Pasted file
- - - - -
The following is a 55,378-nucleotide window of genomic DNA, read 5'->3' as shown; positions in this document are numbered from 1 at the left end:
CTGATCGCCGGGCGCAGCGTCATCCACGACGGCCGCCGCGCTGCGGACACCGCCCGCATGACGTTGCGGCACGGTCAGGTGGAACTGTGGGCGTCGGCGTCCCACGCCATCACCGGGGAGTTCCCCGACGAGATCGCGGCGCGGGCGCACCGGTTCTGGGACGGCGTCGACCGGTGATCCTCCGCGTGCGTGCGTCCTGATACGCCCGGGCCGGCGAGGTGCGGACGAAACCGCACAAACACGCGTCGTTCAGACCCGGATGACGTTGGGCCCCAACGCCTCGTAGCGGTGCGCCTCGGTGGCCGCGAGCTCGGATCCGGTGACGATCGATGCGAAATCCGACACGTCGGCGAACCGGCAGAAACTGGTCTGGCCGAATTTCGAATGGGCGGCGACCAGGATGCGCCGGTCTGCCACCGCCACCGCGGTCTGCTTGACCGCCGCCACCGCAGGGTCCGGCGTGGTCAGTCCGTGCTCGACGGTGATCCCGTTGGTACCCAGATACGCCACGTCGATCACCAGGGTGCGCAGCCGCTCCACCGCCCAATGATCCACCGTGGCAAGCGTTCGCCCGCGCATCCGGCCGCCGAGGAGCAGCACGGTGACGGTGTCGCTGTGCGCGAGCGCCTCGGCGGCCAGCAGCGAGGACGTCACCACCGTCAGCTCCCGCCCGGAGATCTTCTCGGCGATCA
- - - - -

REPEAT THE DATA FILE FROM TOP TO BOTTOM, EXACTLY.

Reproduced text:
The following is a 55,378-nucleotide window of genomic DNA, read 5'->3' as shown; positions in this document are numbered from 1 at the left end:
CTGATCGCCGGGCGCAGCGTCATCCACGACGGCCGCCGCGCTGCGGACACCGCCCGCATGACGTTGCGGCACGGTCAGGTGGAACTGTGGGCGTCGGCGTCCCACGCCATCACCGGGGAGTTCCCCGACGAGATCGCGGCGCGGGCGCACCGGTTCTGGGACGGCGTCGACCGGTGATCCTCCGCGTGCGTGCGTCCTGATACGCCCGGGCCGGCGAGGTGCGGACGAAACCGCACAAACACGCGTCGTTCAGACCCGGATGACGTTGGGCCCCAACGCCTCGTAGCGGTGCGCCTCGGTGGCCGCGAGCTCGGATCCGGTGACGATCGATGCGAAATCCGACACGTCGGCGAACCGGCAGAAACTGGTCTGGCCGAATTTCGAATGGGCGGCGACCAGGATGCGCCGGTCTGCCACCGCCACCGCGGTCTGCTTGACCGCCGCCACCGCAGGGTCCGGCGTGGTCAGTCCGTGCTCGACGGTGATCCCGTTGGTACCCAGATACGCCACGTCGATCACCAGGGTGCGCAGCCGCTCCACCGCCCAATGATCCACCGTGGCAAGCGTTCGCCCGCGCATCCGGCCGCCGAGGAGCAGCACGGTGACGGTGTCGCTGTGCGCGAGCGCCTCGGCGGCCAGCAGCGAGGACGTCACCACCGTCAGCTCCCGCCCGGAGATCTTCTCGGCGATCA